The academic experiences of younger and older students are quite different. Younger 1L students (age 27 or below) contribute less often to classroom discussions than their older peers. However, younger students are more likely to engage in email communication with faculty members and to talk about career plans with faculty or an advisor. Older 1L students (over age 35) were less likely to engage with students and faculty members outside of class. Older students were also generally less likely to have serious conversations with classmates who are different from them. However, most 1L students appear to invest heavily in their coursework regardless of age: almost three-quarters of students report frequently preparing multiple drafts of a paper before turning it in.

LSSSE also asks students to estimate how many hours they spend each week on various activities such as preparing for class, participating in law school activities, working for pay, socializing, and commuting to class. Different life circumstances necessitate different allocations of time and energy, and we see evidence of this among 1L students of different ages. We calculated the percentage of full-time 1L students in each age category (27 or younger, age 28-35, and over 35) who spend ten or more hours per week on each activity. Nearly all students (90%) spent more than 10 hours per week reading assigned materials, and a sizeable proportion spent more than 10 hours per week doing additional class preparation other than reading. This is particularly true for the oldest category of students. The youngest students spent more time relaxing and socializing than their older peers, although this disparity is likely accounted for by the extra time that older students spent working and providing care for dependents. The oldest group of students were also significantly more likely to have spent more than 10 hours per week commuting compared to the youngest students (20% vs. 9%), perhaps because their additional outside responsibilities made relocating closer to their law school less feasible. Finally, although the majority of full-time 1L law students spent some time participating in law school-sponsored activities each week (65%), most spent between one and five hours per week. Only a tiny fraction of each age group devoted more than ten hours per week to these endeavors.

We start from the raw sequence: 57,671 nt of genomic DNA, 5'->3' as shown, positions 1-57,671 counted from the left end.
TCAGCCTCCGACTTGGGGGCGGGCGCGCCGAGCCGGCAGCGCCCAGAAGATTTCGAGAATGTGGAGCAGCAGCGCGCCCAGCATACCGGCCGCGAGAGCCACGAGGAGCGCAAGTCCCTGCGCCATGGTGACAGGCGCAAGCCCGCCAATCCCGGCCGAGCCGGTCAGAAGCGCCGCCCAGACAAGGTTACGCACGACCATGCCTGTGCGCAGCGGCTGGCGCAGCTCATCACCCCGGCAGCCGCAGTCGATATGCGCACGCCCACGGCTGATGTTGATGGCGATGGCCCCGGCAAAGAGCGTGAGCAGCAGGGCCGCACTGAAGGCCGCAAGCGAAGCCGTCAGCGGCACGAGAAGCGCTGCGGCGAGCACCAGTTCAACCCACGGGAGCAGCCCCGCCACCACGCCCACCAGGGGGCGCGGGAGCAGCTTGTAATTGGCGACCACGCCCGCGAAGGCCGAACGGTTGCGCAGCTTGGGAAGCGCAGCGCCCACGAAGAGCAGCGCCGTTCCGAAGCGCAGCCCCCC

Classroom participation by gender identity

The law school classroom is a hotspot of student engagement. Historically, classroom observations and self-report data have shown that male voices tend to be heard more often than female voices in the law school classroom. How do U.S. law students rate the frequency of their own participation? The Law School Survey of Student Engagement asks students to report how often they asked questions in class or contributed to class discussions in the most recent school year, using the options “never,” “sometimes,” “often,” or “very often.” We found that in 2017, frequent class participation was indeed higher among male students than female students.1